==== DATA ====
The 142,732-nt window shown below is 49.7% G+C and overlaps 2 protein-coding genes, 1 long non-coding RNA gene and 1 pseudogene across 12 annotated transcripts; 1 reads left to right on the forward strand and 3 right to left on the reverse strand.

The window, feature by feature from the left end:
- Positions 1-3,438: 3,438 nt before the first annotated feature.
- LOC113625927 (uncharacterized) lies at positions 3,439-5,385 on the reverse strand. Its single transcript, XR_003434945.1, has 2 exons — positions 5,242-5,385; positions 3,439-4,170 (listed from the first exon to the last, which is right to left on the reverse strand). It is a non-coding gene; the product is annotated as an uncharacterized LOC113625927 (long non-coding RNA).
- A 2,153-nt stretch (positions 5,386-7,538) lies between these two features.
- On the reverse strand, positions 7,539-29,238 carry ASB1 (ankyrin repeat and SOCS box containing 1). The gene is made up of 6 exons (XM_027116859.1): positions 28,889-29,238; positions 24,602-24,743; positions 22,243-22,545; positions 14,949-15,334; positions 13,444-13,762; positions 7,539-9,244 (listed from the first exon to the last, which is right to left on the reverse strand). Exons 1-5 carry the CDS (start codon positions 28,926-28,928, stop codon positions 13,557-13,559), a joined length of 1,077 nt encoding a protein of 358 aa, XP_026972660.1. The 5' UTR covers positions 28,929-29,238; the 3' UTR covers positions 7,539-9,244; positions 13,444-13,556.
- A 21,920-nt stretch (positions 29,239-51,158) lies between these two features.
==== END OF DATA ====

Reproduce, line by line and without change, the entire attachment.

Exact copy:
The 142,732-nt window shown below is 49.7% G+C and overlaps 2 protein-coding genes, 1 long non-coding RNA gene and 1 pseudogene across 12 annotated transcripts; 1 reads left to right on the forward strand and 3 right to left on the reverse strand.

The window, feature by feature from the left end:
- Positions 1-3,438: 3,438 nt before the first annotated feature.
- LOC113625927 (uncharacterized) lies at positions 3,439-5,385 on the reverse strand. Its single transcript, XR_003434945.1, has 2 exons — positions 5,242-5,385; positions 3,439-4,170 (listed from the first exon to the last, which is right to left on the reverse strand). It is a non-coding gene; the product is annotated as an uncharacterized LOC113625927 (long non-coding RNA).
- A 2,153-nt stretch (positions 5,386-7,538) lies between these two features.
- On the reverse strand, positions 7,539-29,238 carry ASB1 (ankyrin repeat and SOCS box containing 1). The gene is made up of 6 exons (XM_027116859.1): positions 28,889-29,238; positions 24,602-24,743; positions 22,243-22,545; positions 14,949-15,334; positions 13,444-13,762; positions 7,539-9,244 (listed from the first exon to the last, which is right to left on the reverse strand). Exons 1-5 carry the CDS (start codon positions 28,926-28,928, stop codon positions 13,557-13,559), a joined length of 1,077 nt encoding a protein of 358 aa, XP_026972660.1. The 5' UTR covers positions 28,929-29,238; the 3' UTR covers positions 7,539-9,244; positions 13,444-13,556.
- A 21,920-nt stretch (positions 29,239-51,158) lies between these two features.